I do have a problem with people being able to buy a gun without a background check.

I do have a problem with a suspected religious zealot being able to walk in and get a gun even though he is considered too dangerous to get on an airplane.

We have become a circus in this country. A crazed, insane, zealot-run circus. We refuse to talk to each other and what’s worse, we refuse to listen to each other.

These 50 people are dead because we can’t get Congress to pass a law denying guns to suspected terrorists.

These people are dead because we allow the vilification of innocent LGBT people without challenge under the guise of “religious freedom.”

Well, your freedom of religion should not restrict the rights of others. That’s what freedom of religion means. You worship in your way and you don’t get to impose your beliefs on me. You don’t get to have a theocracy that aligns with your beliefs.

It’s time to start having a real and reasoned conversation in this country, about guns and about religion.

Let’s lock out the NRA and other powerful, moneyed hate groups and start to talk to each other, and more importantly, to listen, with respect, to people’s concerns.

 

 

 

 

 

The way forward

Josh Brannon, Congressional candidate for the 5th District in NC.

Josh Brannon, Congressional candidate for the 5th District in NC.

I met Josh Brannon two years ago at a Moral Monday event. He was running for Congress in NC District 5, opposing Tea Party darling Virginia Foxx.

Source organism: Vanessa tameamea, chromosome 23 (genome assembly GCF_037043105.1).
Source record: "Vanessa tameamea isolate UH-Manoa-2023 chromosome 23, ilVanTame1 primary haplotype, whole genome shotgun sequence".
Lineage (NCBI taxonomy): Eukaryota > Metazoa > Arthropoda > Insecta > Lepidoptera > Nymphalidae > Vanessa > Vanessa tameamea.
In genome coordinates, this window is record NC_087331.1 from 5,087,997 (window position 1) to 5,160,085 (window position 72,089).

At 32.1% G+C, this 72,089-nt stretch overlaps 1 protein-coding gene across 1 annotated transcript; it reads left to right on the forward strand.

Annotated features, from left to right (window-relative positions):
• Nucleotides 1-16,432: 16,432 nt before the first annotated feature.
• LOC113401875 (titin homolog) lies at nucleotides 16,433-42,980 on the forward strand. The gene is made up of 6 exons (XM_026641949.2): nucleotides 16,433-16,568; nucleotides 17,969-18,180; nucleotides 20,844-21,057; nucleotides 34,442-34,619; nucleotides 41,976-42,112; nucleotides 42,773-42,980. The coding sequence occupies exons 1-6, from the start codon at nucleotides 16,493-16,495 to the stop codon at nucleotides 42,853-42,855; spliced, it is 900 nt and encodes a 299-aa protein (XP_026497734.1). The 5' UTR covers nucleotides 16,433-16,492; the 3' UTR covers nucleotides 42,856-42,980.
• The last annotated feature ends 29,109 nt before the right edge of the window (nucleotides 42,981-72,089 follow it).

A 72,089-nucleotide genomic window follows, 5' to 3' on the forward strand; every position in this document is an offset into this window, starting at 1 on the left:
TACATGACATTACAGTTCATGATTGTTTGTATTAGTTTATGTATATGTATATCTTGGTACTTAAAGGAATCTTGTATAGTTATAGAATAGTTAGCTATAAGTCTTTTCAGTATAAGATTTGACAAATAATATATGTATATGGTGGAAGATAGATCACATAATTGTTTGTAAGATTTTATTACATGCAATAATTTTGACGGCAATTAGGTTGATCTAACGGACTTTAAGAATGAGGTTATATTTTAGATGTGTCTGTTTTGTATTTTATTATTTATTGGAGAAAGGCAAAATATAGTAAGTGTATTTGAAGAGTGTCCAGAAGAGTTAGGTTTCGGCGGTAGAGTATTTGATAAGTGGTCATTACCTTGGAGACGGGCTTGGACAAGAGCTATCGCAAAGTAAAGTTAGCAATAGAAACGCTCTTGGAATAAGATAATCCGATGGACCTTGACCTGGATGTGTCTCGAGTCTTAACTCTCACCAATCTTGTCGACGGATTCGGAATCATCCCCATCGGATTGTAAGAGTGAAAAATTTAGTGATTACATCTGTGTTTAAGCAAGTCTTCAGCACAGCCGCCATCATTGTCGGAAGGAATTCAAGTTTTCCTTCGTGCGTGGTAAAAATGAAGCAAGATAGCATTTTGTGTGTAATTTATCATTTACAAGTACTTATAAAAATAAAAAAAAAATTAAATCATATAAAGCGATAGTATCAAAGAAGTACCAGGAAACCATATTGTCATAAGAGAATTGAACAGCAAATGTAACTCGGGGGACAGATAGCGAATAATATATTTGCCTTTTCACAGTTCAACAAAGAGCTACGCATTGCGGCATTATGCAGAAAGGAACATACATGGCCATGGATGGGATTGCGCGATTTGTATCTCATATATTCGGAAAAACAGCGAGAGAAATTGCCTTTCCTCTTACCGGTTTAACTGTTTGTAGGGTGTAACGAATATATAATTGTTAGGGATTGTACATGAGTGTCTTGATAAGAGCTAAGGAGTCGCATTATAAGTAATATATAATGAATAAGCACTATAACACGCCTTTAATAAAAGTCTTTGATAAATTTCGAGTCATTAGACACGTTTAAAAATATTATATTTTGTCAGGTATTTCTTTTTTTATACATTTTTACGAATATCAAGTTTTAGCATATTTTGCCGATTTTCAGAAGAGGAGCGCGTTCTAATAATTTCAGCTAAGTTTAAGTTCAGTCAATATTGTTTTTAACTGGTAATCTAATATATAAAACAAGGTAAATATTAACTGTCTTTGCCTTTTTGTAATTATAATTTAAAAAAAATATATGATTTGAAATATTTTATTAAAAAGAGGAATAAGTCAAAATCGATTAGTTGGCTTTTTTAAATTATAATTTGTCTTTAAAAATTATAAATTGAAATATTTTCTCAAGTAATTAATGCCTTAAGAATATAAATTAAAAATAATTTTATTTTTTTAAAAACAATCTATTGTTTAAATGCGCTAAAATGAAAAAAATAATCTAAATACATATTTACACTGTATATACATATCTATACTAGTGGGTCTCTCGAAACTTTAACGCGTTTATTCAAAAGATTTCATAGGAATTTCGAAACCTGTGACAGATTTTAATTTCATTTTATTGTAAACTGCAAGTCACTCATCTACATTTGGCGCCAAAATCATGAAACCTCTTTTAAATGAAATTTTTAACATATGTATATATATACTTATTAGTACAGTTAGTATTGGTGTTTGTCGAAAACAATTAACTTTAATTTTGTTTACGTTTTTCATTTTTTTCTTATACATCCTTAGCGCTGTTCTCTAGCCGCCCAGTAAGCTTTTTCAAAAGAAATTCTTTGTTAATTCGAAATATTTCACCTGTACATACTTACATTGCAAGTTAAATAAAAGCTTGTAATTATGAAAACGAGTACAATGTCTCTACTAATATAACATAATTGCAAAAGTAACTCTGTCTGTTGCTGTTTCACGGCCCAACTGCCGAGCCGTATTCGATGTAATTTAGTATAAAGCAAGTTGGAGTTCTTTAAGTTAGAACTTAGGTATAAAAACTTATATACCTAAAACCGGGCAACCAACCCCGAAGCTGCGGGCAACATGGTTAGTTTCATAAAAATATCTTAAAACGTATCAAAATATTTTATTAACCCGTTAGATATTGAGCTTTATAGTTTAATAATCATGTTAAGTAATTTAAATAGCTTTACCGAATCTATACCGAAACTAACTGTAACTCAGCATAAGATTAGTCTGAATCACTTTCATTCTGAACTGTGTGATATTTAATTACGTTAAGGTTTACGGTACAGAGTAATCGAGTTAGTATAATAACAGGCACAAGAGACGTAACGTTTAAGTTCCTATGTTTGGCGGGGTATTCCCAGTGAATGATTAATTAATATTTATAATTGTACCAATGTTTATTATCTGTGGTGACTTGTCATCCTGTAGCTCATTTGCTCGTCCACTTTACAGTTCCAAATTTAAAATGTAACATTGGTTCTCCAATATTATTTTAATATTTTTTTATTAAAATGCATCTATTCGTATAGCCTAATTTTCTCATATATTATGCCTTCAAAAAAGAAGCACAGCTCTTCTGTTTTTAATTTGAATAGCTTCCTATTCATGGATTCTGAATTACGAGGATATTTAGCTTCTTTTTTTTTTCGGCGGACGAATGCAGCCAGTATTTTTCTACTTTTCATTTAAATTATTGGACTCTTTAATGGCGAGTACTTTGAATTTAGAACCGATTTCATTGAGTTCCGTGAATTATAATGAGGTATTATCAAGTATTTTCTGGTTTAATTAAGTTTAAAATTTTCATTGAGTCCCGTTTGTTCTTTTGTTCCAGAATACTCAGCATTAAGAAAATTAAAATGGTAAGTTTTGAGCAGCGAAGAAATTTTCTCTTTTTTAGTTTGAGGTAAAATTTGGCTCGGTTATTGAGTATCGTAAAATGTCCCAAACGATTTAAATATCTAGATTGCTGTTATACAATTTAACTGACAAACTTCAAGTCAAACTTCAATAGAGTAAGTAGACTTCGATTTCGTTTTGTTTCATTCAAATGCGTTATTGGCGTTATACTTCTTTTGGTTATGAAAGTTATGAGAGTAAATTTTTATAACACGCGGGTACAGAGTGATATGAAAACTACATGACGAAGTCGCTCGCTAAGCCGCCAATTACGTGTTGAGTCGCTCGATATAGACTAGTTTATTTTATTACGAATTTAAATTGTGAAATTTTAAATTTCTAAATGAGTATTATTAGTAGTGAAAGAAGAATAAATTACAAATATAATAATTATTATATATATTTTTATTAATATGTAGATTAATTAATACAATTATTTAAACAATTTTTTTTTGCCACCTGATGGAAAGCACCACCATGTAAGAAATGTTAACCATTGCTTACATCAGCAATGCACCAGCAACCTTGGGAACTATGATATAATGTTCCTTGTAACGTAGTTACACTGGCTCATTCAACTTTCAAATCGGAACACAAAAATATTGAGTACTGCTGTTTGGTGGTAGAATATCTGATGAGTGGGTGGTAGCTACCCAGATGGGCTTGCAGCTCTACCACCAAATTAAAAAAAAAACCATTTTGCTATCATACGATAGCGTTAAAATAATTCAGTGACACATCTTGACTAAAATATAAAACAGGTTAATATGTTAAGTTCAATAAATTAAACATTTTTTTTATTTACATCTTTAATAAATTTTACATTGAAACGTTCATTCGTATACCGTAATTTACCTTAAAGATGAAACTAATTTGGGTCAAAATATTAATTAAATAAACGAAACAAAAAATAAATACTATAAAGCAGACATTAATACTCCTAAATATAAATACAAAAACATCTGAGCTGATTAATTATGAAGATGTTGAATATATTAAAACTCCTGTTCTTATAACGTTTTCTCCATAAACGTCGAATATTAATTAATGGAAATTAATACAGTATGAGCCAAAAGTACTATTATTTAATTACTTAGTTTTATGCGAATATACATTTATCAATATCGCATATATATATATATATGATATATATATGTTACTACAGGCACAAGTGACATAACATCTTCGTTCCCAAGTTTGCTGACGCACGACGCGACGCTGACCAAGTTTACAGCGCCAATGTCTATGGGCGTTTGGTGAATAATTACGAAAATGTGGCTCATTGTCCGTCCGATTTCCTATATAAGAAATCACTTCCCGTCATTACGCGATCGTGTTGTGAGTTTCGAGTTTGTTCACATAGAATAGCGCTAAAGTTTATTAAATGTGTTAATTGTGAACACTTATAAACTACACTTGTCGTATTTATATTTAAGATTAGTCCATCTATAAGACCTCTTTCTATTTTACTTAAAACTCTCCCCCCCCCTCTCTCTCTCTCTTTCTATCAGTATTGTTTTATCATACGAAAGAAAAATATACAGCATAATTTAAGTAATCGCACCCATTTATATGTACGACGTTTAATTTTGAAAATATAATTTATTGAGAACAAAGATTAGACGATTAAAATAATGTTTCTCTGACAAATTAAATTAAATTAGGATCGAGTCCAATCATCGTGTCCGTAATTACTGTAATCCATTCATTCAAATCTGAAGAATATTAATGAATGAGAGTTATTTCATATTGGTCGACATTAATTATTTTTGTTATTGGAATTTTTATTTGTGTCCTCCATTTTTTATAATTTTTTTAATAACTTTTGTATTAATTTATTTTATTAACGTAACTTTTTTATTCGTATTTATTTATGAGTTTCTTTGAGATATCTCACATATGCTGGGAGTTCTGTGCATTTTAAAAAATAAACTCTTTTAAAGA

This year, he’s running again.

Before Bernie Sanders ever announced he would seek the Democratic nomination for president, Brannon was running on an almost identical platform. It’s the same platform he’s running on this year.

Here in my district, the 11th, we have Mark Meadows, a far-right extremist who was one of the architects of the 2014 government shutdown. In 2014, we put up an incredibly weak candidate, a man who is homophobic and Islamophobic and who had pretty poor people skills.

This year, we have Rick Bryson, a native of Bryson City (yes, the town is named for his family), who has a plan to draw good jobs to the region and who will support progressive policies across the board.

Rick Bryson, candidate for Congress in North Carolina District 11.

Rick Bryson, candidate for Congress in North Carolina District 11.